On the other hand, if you are talking graphics, then strap in tight because we’re going hyperdrive. Compass is fast becoming part of a new triumvirate ruling the cardboard wargaming world, and part of the reason is their art and graphics. I’ve always thought GMT top dog here, but I am very ready to reconsider. From a presentation standpoint, everything about this game is just plain spectacular. Most of this is (really damn good) cosmetic, and some of it is not, but all of it is in blazing color.
The game weighs in with a bookcase game box emblazoned with a painting showing Polish infantry driving away the Russian invader into the gates of Hell, while overhead the Virgin Mary and 10,000 thundering Winged Hussars urge them forward (and considering the stunt the Poles pulled at Warsaw, divine intervention cannot be discounted).* Inside there are two color maps totaling 42 x 39 inches, two 5/8-inch countersheets with 344 double sided counters, an 8 x 17-inch campaign deployment map, two player aid cards with combat and movement tables, two Russian set-up charts, two Polish set-up charts, a turn chart and an SPI style six-sided mini die. The rule book is 28 pages long of which only 17 are rules. The rest cover scenarios, optional rules and a new and very well-done set of historical notes.
All of this is full color, but only the counters have a glossy sheen. The rest of the material has more of a matte or semi-gloss look about it, somewhat reminiscent of the old SPI games which contrasted so greatly with their Avalon Hill competitors. The high production value is especially evident in the rule book where it seems every section, if not every paragraph, has an accompanying illustration describing rule or game play. The four Russian and Polish deployment charts are also a brilliant cavalcade of color but are also keyed to identify those units that begin festivities inverted indicating a reduced state.
The maps and counters are also noteworthy for a couple of reasons. First, everything is bigger than before with larger hexes and counters. There is also a smaller, double-sided, supporting map that shows initial deployment areas for the entire campaign or the Belarussian scenarios, vice annotating them on the primary playing surface. Obviously, the map graphics have been redone, but it’s the counters where the revisions really shine. Yes, more colorful, but more practical as well. Setup or Reinforcement codes are now printed on the counters, as is a small square indicating the unit is non-replaceable. Several of the unit icons have been totally redone with the single Polish air unit (because I am not writing that name again) having a top down view of a Polish insignia bearing a German Albatross D III and armored units with a French Renault FT-17. Even some of the NATO symbols are unique for the Poles. There are now revised icons for peasant (shovel and pick), student (open library book), women (the female gender symbol) and Roman Catholic priest (Latin cross; like I said, divine intervention) regiments. Other nice updates include things like Ukrainian or Galician units in both Bolshevik (red) and Polish (light blue) colors, to reflect those faction’s shifting loyalties during the campaign.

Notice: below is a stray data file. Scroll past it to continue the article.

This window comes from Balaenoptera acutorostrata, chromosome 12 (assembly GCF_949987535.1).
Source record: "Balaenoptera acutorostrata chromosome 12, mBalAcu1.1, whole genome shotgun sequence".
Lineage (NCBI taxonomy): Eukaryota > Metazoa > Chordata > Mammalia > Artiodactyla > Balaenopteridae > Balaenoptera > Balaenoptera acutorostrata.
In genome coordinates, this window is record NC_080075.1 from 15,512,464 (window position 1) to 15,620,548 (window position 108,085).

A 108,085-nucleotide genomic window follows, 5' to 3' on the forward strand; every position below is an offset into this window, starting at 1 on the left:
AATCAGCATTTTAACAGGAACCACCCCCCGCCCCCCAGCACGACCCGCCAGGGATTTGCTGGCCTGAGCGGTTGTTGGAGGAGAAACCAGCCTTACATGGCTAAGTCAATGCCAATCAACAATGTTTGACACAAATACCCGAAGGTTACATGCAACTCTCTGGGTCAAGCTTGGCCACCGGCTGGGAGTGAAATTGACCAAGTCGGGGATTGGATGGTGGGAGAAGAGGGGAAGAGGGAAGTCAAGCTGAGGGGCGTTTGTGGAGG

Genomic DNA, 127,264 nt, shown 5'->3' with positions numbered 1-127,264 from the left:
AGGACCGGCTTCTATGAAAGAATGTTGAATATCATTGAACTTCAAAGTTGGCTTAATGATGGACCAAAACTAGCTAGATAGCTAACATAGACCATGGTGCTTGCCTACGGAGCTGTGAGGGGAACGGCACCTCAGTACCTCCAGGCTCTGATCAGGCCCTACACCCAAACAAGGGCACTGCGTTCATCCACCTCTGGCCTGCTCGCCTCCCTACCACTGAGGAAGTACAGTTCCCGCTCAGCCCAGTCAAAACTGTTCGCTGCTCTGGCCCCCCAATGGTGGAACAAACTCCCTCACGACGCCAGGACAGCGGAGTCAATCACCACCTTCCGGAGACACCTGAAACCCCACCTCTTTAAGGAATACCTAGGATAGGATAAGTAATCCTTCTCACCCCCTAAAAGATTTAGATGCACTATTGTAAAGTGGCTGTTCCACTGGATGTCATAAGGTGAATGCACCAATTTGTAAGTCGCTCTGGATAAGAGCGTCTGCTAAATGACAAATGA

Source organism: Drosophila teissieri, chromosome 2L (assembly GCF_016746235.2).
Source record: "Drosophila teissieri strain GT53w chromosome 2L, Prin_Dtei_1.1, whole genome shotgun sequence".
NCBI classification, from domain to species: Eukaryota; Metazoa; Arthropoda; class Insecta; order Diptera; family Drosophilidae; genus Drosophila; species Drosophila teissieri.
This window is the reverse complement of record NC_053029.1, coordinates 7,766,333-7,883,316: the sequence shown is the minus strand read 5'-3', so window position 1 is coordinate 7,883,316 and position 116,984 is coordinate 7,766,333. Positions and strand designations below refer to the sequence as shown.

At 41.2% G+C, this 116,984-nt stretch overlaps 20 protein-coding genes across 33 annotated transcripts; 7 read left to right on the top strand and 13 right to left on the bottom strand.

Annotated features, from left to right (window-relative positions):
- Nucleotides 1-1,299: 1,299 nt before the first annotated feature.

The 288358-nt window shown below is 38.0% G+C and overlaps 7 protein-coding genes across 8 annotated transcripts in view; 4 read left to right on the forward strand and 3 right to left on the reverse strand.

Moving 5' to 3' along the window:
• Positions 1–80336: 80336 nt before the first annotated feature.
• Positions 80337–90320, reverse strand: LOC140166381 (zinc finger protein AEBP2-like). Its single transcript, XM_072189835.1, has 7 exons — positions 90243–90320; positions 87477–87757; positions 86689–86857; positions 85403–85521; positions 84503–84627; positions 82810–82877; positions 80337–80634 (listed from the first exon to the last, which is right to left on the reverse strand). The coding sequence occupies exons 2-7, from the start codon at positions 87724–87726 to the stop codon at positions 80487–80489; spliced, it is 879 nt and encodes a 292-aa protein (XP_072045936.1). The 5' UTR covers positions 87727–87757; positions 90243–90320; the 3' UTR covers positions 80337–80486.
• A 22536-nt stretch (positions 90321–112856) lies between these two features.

Bottom line is that the new edition of RSWE is really pretty, but often pretty with a purpose. That’s something I don’t see often with reissues like this.
Something Borrowed or Blue (my final word)
OK, this is a tough one. If you ask me if the game is worth the price, I’m going to say definitively and with absolute certainty, “maybe.” It really depends on your current gaming status and overall wargaming personality. If you are a Grognard and already own a copy of the original, I’m not sure the increase in price is worth it. For all the updates and spectacular graphics, it is still the same 1979 game (which was not revolutionary by any means) and still plays the same way. Likewise, if you are one of the Young Guard and have no fear of keyboards or mice, the equally well designed and eye-candy heavy Russo-Polish War scenario in Matrix Games The Operational Art of War is $40 US less expensive and has an additional 200 + scenarios to tickle your marshal’s baton.
BUT if you don’t own this game (or maybe something similar like White Eagle Eastward in S&T 156), have seen it torched (that would be me), haven’t received your geek certification yet or simply like good board wargaming over anything else. . . OH. HELL. YES. It’s a design from a time when fun had a little more equality with historical accuracy than with many current games, and it covers a fascinating, yet counter-intuitive part of the Great War era little remembered today.
So, pour yourself some Polish Vodka, relax and watch the 2011 film Battle for Warsaw 1920 (legally downloadable from Youtube), then at the very least give this period of history a shot. Preferably with a French 75 towards the nearest Bolshevik within range.
* Actually the 1930 Wojciech Kossak painting Miracle on the Vistula, 15 August 1920.